Edward Southerland: Many happy returns
By Edward Southerland
Jan 4, 2017
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The phrase, “Many happy returns,” takes on a whole new meaning after December 26. After all, it’s not really the thought that counts; it’s the utility. Time to repackage those fuzzy green armadillo skin slippers Aunt Isac sent from East Rahway and see if you can swap them for an electric toothpick.

“Save the tags” is the by word around many a Christmas tree on the big morning. Saving the tags and folder of detailed disclaimers being necessary for the successful return of the Eskimo Bob, Jr. Ice Carving Set. Saving the packaging material also is helpful, but often impossible.

Computers and inscrutable minions skilled at descriptive geometry, an obscure and wrenching discipline banned by the Geneva Convention shortly after I finished the course, design modern packaging. The goal of these packagers from Hell, is to make repacking the gift in the same box it came in a feat worthy of celestial recognition.

Scholars of the black art still speak of the “Miracle of Sandusky,” wherein a large, food processor, with all its attachments, was put back in its box with the surrounding cardboard infrastructure in less than an hour by Maitland T. Gorcey of the aforementioned Ohio city, in 1983. Hagiographers are still working on Gorcey’s application for sainthood, and are shooting for acceptance in the post Christmas season, 2017.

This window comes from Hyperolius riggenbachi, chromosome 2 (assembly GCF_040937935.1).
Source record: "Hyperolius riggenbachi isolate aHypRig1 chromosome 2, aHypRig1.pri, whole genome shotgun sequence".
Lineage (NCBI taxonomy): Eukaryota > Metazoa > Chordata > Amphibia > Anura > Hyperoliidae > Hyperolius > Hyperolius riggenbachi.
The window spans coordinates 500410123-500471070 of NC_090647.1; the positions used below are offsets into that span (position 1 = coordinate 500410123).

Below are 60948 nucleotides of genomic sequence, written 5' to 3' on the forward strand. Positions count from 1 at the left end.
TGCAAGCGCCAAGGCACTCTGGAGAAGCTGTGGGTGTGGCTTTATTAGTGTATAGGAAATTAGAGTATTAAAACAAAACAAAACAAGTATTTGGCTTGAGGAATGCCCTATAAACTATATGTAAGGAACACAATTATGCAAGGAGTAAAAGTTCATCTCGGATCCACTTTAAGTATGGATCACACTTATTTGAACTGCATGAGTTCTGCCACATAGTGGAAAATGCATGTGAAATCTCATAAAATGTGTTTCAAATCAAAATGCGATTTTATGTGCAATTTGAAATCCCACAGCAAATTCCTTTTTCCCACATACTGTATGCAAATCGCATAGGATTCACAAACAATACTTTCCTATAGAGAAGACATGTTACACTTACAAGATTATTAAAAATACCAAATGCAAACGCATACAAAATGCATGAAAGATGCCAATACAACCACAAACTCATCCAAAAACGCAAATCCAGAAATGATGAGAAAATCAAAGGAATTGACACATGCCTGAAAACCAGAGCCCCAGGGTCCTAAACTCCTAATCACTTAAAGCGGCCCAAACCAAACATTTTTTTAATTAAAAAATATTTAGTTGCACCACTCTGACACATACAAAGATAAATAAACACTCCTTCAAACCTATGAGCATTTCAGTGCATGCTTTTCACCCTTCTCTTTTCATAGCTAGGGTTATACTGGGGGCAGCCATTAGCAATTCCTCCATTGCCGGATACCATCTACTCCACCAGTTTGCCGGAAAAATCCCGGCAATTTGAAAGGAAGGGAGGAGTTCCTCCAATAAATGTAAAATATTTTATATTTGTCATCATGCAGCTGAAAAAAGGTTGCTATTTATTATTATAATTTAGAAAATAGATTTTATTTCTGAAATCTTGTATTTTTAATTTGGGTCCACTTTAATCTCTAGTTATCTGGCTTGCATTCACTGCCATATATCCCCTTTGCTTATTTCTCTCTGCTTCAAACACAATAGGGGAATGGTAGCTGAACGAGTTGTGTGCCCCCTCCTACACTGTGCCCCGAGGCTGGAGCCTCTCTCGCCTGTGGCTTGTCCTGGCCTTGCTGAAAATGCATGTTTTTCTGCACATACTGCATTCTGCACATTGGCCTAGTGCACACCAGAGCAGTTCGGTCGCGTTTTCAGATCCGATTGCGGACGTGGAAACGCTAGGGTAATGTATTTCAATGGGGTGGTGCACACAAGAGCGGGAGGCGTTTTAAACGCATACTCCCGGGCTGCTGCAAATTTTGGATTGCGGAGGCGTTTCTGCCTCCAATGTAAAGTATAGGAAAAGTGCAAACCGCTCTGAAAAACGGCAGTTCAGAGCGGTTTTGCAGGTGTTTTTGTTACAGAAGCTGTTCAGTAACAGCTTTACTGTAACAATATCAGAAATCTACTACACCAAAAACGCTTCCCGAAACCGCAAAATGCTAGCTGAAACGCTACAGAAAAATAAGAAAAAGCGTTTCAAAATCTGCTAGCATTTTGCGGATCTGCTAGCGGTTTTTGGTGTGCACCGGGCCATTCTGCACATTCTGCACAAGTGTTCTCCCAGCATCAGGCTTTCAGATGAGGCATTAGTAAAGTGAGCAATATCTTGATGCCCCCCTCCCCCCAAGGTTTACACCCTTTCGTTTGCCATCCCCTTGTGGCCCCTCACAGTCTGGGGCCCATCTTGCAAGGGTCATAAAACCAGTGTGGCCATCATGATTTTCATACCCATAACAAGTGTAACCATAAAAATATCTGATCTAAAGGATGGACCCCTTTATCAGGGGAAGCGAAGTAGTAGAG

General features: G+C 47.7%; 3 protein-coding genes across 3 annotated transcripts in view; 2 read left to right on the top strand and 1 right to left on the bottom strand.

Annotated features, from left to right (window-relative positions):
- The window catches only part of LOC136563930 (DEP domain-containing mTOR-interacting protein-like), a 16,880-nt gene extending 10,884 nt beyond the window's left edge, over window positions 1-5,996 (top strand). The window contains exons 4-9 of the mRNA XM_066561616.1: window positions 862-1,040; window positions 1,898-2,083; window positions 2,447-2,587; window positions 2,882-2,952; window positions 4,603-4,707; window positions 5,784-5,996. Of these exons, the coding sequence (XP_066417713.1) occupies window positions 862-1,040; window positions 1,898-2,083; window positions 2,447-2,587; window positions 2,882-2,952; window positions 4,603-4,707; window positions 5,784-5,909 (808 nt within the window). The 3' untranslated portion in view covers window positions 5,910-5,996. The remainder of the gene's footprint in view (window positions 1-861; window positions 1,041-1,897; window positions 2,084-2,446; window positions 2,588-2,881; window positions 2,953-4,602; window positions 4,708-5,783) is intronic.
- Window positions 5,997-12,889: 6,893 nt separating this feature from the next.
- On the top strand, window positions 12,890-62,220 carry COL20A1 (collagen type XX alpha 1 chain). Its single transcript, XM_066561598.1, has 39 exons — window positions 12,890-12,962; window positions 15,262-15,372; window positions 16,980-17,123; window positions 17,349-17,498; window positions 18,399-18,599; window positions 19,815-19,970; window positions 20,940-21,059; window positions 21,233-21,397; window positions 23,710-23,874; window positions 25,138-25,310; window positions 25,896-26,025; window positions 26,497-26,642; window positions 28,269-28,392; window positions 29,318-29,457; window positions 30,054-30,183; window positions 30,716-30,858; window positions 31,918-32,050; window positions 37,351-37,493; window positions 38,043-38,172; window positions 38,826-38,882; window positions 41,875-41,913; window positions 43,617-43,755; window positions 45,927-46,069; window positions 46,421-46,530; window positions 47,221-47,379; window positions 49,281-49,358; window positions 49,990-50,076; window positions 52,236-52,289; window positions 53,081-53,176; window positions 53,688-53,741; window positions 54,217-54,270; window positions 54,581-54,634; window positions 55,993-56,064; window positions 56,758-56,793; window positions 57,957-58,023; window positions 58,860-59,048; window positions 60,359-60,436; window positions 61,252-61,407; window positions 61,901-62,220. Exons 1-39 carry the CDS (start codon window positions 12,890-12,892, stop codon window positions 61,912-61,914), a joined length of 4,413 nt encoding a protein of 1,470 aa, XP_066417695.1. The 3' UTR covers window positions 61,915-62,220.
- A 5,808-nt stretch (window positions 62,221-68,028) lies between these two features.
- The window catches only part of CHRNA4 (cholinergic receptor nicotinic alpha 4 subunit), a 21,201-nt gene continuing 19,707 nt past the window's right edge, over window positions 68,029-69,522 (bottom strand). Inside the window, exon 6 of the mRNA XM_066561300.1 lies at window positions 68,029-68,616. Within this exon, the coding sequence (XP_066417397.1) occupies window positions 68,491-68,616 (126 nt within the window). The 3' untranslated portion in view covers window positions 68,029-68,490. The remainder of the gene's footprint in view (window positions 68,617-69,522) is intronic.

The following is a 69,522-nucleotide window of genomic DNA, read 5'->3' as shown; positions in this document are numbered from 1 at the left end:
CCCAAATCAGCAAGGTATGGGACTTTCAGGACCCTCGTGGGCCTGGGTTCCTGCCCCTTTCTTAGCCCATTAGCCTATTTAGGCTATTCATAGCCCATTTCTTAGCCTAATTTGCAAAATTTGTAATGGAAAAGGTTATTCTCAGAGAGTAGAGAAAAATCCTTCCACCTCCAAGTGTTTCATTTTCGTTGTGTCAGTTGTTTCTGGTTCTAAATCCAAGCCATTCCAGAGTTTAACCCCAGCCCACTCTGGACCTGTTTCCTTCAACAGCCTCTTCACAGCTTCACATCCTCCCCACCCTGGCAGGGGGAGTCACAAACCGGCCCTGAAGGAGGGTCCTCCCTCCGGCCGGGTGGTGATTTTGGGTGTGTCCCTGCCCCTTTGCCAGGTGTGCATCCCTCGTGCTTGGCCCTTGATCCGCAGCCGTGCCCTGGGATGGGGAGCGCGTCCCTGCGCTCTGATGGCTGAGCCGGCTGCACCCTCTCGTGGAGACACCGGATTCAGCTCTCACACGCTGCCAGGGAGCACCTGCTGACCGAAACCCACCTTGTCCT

Some retailers make things difficult by demanding the sales slip before they will accept a return. Even if you have it, which is unlikely, as any piece of paper floating by during the package opening frenzy of December 25, was likely consigned to the trash bag and is by now part of a land fill, many stores offer only store credit.

No fools these tight fisted business types. They worked hard to pry that buck out of someone’s pocketbook and they’re not going to give it back without a fight. If they can’t deny the Swiss Cheese Weaving Loom complete with three flavors of Gouda, came from their store, after all, it reads, “House of Unnecessary Plastic Objects” right on the box, they have another ploy. “Well, we can take it back,” they say, “but since you don’t have a receipt, your credit will be $2.78.”

“But Granny Froid, paid $24.95 plus tax,” you protest, “marked down from six easy payments of only $19.99.”

“Tough tacos,” says the returns clerk, who is always the one person who failed the personality test required to sell do-it-yourself mortician supplies.

Christmas clothing carries a double whammy of usefulness and size. The patent leather dancing slippers with the grosgrain bow, looked stunning in the catalog, but are impractical in the feed lot. You could save them for the New Year’s soiree at the bowling alley, but they are size five and you take at least a 10.

Such a shame, they would have looked so good with the size 3XXX Large, gold fringed, purple Hawaiian luau shirt with orange flamingos. That’s all right, the shirt would have hung down over your feet anyway and you might have tripped while trying to pick up a spare on a 7-10 split.

For many, the idea begins to take root, if you can’t take it back, try passing it along next season.” This approach, officially known as “regifting,” is most often used with fruitcake, since its half-life defies even carbon dating, but it sometimes works well with other items.

It is best to regift items to recipients in another state or at least a couple of counties over to avoid the awkward situation that occurs if original giftor accidentally meets the regiftee. On the other hand, that could be a blessing. If they are miffed, and who isn’t these days, you can cross both off next year’s list and eat a peach.